Delving one step deeper into the system, one step beyond the municipal light rail that connects quaternary hubs, we finally unleash the second of the two types of new infrastructure previously alluded to: the personal rapid transit system, or PRT. This fascinating alternative transportation system is already finding a place in localized infrastructure schemas around the World: the ULTra PRT at Heathrow Airport in London is scheduled to open in 2008, as is a similar system to shuttle workers around the Dubai International Financial Center in the United Arab Emirates. Several large-scale office parks in the United States (primarily in Texas and California) are also considering using PRT to cut solo car trips in half during the work-day. The system is deceptively simple and stunningly brilliant all at once. The PRT is, essentially, a network of small vehicles under independent or semi-independent automatic control, running on a fixed guideway. The idea attempts to address a number of perceived weaknesses of public mass transit including fixed timetables, limited routes and sharing travel space with unrelated travelers. The definition of the PRT does nothing to specify any particular technology – electric motors, linear motors, magnetic levitation, rubber wheels, etcetera – rather, it is the functionality, efficiency, scalability and service provision that is important to comprehend. The smaller scale of the vehicles used (typically equipped to hold one to six passengers) is directly responsible for allowing smaller guideways and support structures when compared with light rail systems; this results in lower construction costs, smaller easements and a less visually disruptive infrastructure. A 2002 study, conducted by the European Union, addressed the feasibility of using PRT in five European cities – they concluded that the only barriers to PRT deployment on a massive scale were political in nature. The idea was even embraced by U.S. President Richard Nixon upon announcing a federal PRT development program in 1972. He said “If we can send three men to the moon 200,000 miles away, we should be able to move 200,000 people to work three miles away.” The PRT is such an effective system because stops are located off of the main guideway – on a shoulder, of sorts. This allows vehicles bypassing any given destination to maintain their speed (approximately 30 MPH) while a vehicle in front of them uses auxiliary track to embark or disembark passengers. When a vehicle has reached its final destination and its passengers have been offloaded, it simply waits at that location for a new passenger, or set of passengers, to board the system with an entirely new destination. Rides could be free, pay-per-use or set up on daily, weekly, monthly or annual passes according to the desires of the municipality which operates the system. Moving people around a dense urban environment at a consistent speed of thirty miles per hour is no small feat would represent a huge leap forward from current transportation standards – private automobiles can’t even match that pace on congested city streets.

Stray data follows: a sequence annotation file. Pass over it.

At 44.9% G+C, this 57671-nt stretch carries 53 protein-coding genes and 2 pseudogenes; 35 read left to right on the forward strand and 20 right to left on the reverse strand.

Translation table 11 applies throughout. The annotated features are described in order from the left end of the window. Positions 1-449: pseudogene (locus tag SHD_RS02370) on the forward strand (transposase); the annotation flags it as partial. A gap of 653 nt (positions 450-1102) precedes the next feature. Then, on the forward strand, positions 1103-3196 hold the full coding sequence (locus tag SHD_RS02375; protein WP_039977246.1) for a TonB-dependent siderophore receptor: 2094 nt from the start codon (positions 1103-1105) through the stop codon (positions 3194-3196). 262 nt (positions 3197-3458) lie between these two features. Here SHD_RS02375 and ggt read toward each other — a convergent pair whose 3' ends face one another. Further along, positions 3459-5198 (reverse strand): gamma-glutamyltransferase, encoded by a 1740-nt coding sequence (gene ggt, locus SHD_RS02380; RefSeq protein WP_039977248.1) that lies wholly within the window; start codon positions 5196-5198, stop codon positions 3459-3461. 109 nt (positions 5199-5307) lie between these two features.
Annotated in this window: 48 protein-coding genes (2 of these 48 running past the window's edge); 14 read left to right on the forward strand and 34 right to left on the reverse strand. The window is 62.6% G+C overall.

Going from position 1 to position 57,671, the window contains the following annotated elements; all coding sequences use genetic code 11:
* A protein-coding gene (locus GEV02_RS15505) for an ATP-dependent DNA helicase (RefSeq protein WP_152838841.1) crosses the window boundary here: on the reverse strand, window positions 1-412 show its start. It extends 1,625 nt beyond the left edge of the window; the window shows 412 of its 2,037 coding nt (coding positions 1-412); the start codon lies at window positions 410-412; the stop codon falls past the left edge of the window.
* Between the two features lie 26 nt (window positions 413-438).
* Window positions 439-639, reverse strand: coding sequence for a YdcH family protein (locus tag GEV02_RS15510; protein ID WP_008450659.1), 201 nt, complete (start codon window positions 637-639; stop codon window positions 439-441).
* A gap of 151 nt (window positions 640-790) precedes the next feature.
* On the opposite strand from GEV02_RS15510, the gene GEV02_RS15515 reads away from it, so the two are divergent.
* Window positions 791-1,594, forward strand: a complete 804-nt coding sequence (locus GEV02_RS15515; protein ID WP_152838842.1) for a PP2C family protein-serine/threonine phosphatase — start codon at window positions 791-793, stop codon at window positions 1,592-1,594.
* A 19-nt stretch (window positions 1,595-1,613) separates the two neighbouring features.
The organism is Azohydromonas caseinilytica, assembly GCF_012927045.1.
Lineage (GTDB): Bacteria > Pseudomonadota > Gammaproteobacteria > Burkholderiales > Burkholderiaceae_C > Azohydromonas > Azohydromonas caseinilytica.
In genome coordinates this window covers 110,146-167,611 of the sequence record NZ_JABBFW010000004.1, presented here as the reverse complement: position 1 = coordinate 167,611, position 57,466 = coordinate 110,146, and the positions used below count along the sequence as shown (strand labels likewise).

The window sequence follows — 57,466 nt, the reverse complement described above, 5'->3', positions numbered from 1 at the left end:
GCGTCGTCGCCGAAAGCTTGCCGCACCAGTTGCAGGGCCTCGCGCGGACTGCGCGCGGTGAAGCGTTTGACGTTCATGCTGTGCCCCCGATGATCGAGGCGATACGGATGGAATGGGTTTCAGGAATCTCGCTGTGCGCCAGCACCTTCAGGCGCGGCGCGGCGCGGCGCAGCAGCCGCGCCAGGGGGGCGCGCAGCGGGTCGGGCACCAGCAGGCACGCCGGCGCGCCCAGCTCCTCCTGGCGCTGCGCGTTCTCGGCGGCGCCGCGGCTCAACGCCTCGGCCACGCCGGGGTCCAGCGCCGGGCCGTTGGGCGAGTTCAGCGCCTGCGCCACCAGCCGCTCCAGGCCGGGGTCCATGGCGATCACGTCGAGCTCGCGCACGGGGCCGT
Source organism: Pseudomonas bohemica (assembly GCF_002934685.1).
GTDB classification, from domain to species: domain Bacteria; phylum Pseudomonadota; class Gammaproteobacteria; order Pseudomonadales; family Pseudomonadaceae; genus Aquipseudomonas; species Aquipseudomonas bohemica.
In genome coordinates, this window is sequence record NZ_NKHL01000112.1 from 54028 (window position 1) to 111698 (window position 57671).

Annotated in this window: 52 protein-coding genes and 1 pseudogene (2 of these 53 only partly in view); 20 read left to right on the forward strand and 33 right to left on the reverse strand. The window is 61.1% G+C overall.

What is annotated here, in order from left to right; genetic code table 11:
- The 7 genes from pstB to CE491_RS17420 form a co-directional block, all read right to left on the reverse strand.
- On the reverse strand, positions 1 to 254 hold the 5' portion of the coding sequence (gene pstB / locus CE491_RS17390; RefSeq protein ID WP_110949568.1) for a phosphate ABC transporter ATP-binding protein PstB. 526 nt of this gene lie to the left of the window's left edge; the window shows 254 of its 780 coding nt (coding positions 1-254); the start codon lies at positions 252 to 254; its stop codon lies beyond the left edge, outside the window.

The final piece in the puzzle that is to become the most extensive car-free transportation network in the World relies on the most private means of mobility and occurs at the smallest scale of daily life. These means include walking, cycling and even motorized methods of personal transportation such as the Segway. Once a traveler has arrived as close to their final destination as any combination of air travel, high speed rail, heavy rail, light rail and PRT can allow, a passenger could use any number of means to, ultimately, arrive wherever they chose. It is the reintroduction of human-powered transportation that may just prove to be the most beneficial aspect of the entire system. A more mobile population is a healthier population; more walkable neighborhoods and pedestrian-friendly infrastructure leads to improved perception and reality of place. No more would every street in America look the same as the one before it – Cities can once again be allowed to grow amorphously; free from the orthogonal constraints of automobile-centric planning.

All of this, of course, is contingent on a paradigmatic shift in the way the industrialized World thinks about mobility and conditions of habitation. Those accustomed to suburban living may think that the required population densities are too high and it’s certainly true that not everyone wants to live in a dense urban core. Historically, the density required to make America car-free is not unusual, and the low suburban densities now common have only developed since the automobile initiated the process of urban sprawl. The perceived congestion of modern cities is, actually, largely a consequence of trucks and cars. On a sunny afternoon, the Italian city of Venice has one of the highest population densities of any city in the world, yet it never feels oppressively crowded. When streets are dedicated to humans, rather than machines, the perception of congestion is considerably reduced.

Another common argument to the urban lifestyle comes from families with children who prefer to live in the suburbs because of perceived disadvantages to city life. However, many of these disadvantages are eliminated once the danger, congestion, noise, and pollution of the automobile have been removed. In addition, the presence of large, nearby open space afforded by the removal of so much infrastructure provides an outdoor environment superior, in many ways, to the suburbs. Finally, the removal of the automobile makes cities safe for children.

The four billion inhabitants of the developing world seem eager to adopt Western patterns of private automobile use; they must be aware, however, of the costs and encouraged to think about better solutions. The planet simply can’t carry the ecological burden.

A car-free America is possible. A car-free World is possible.


Anonymous said...

Great topic, but too long - need to summarize.

Anonymous said...

I agree with last comment - summarize here so that we can get the big picture faster.

Anonymous said...

Your a fuck

Anonymous said...

^-- very mature. Well stated.